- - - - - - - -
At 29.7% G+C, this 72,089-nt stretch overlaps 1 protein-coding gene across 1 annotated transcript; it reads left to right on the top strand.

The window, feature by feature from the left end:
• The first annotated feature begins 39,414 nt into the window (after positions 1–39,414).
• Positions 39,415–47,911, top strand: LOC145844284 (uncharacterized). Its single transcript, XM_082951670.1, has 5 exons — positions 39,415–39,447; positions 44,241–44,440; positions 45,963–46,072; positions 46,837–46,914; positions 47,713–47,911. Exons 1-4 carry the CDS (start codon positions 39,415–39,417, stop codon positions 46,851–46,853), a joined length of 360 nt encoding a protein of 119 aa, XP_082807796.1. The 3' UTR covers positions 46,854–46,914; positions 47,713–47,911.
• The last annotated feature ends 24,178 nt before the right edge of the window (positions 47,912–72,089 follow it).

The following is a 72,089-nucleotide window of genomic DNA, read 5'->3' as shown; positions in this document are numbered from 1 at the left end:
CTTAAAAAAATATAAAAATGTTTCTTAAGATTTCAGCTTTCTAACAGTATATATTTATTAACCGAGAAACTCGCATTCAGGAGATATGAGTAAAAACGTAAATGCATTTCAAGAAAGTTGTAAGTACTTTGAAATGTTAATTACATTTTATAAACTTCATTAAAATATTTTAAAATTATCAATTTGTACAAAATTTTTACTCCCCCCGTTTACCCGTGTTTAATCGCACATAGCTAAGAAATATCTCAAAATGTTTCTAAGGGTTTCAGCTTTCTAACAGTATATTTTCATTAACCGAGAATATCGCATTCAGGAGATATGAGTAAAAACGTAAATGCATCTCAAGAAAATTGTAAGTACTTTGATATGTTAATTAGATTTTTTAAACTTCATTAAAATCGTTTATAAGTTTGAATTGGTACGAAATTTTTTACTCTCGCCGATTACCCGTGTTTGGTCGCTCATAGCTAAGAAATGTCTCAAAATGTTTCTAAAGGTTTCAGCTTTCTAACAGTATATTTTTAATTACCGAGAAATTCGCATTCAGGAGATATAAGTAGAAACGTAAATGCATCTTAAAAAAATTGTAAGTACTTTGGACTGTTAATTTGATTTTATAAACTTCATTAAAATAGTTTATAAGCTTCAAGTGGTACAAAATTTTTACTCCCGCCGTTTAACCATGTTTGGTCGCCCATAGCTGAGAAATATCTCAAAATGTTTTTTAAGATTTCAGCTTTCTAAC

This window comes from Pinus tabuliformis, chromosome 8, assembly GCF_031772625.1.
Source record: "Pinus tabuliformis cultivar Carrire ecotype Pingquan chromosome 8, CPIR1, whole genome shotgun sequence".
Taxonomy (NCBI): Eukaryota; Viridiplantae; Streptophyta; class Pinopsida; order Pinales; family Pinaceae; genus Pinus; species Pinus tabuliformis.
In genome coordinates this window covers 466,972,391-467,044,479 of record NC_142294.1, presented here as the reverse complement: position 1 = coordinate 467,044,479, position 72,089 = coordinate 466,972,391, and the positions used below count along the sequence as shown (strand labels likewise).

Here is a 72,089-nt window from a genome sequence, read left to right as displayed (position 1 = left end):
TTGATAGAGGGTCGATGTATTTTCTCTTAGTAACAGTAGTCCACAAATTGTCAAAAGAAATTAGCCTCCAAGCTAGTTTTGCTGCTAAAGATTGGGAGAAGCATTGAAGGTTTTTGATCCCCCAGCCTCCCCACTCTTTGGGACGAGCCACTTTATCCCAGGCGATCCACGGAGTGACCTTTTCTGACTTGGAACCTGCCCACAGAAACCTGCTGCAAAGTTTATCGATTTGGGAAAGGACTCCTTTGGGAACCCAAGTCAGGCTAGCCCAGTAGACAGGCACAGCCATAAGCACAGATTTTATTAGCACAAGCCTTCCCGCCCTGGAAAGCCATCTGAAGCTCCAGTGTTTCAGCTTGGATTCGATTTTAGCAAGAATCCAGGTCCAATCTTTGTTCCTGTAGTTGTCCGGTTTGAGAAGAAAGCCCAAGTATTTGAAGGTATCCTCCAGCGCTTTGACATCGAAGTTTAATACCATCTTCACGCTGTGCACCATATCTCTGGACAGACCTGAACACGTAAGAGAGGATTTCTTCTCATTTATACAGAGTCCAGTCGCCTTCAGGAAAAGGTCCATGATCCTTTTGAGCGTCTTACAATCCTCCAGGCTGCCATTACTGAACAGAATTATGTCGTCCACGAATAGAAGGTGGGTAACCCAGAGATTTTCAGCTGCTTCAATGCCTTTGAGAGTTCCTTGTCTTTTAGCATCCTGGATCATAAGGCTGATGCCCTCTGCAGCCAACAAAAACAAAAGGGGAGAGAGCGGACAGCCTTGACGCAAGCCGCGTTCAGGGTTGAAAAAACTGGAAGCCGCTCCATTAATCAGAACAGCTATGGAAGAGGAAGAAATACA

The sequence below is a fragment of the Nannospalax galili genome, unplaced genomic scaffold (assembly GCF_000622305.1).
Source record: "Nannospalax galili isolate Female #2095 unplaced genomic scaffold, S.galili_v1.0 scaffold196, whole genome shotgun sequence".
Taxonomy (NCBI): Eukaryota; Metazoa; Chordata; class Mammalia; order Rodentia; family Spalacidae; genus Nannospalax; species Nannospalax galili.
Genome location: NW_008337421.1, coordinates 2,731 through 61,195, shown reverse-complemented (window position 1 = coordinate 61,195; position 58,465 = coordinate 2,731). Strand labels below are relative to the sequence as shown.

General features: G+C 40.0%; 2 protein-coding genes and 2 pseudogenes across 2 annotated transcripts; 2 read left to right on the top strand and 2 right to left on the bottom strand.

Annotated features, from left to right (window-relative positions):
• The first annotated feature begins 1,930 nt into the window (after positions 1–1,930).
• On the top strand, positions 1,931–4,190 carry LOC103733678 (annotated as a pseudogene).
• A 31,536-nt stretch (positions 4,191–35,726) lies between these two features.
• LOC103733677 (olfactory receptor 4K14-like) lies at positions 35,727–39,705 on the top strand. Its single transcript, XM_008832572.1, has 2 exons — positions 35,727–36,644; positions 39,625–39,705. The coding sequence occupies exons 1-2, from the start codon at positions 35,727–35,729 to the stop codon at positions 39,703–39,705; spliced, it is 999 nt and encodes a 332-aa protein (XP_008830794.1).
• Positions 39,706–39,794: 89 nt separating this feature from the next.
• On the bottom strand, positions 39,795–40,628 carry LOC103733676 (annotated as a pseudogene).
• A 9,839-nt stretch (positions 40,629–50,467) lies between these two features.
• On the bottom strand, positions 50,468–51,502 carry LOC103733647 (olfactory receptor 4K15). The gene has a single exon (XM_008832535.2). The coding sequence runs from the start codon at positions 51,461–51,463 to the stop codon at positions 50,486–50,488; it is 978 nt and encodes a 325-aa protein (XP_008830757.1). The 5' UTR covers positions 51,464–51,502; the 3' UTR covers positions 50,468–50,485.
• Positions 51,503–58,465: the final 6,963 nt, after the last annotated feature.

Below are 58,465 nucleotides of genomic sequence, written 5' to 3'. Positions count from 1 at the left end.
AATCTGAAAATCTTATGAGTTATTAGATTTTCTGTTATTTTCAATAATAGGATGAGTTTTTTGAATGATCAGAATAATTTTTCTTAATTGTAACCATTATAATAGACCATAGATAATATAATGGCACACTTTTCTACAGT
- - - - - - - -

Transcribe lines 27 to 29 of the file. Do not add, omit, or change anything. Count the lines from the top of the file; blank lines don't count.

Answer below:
• On the bottom strand, positions 50,468–51,502 carry LOC103733647 (olfactory receptor 4K15). The gene has a single exon (XM_008832535.2). The coding sequence runs from the start codon at positions 51,461–51,463 to the stop codon at positions 50,486–50,488; it is 978 nt and encodes a 325-aa protein (XP_008830757.1). The 5' UTR covers positions 51,464–51,502; the 3' UTR covers positions 50,468–50,485.
• Positions 51,503–58,465: the final 6,963 nt, after the last annotated feature.

Below are 58,465 nucleotides of genomic sequence, written 5' to 3'. Positions count from 1 at the left end.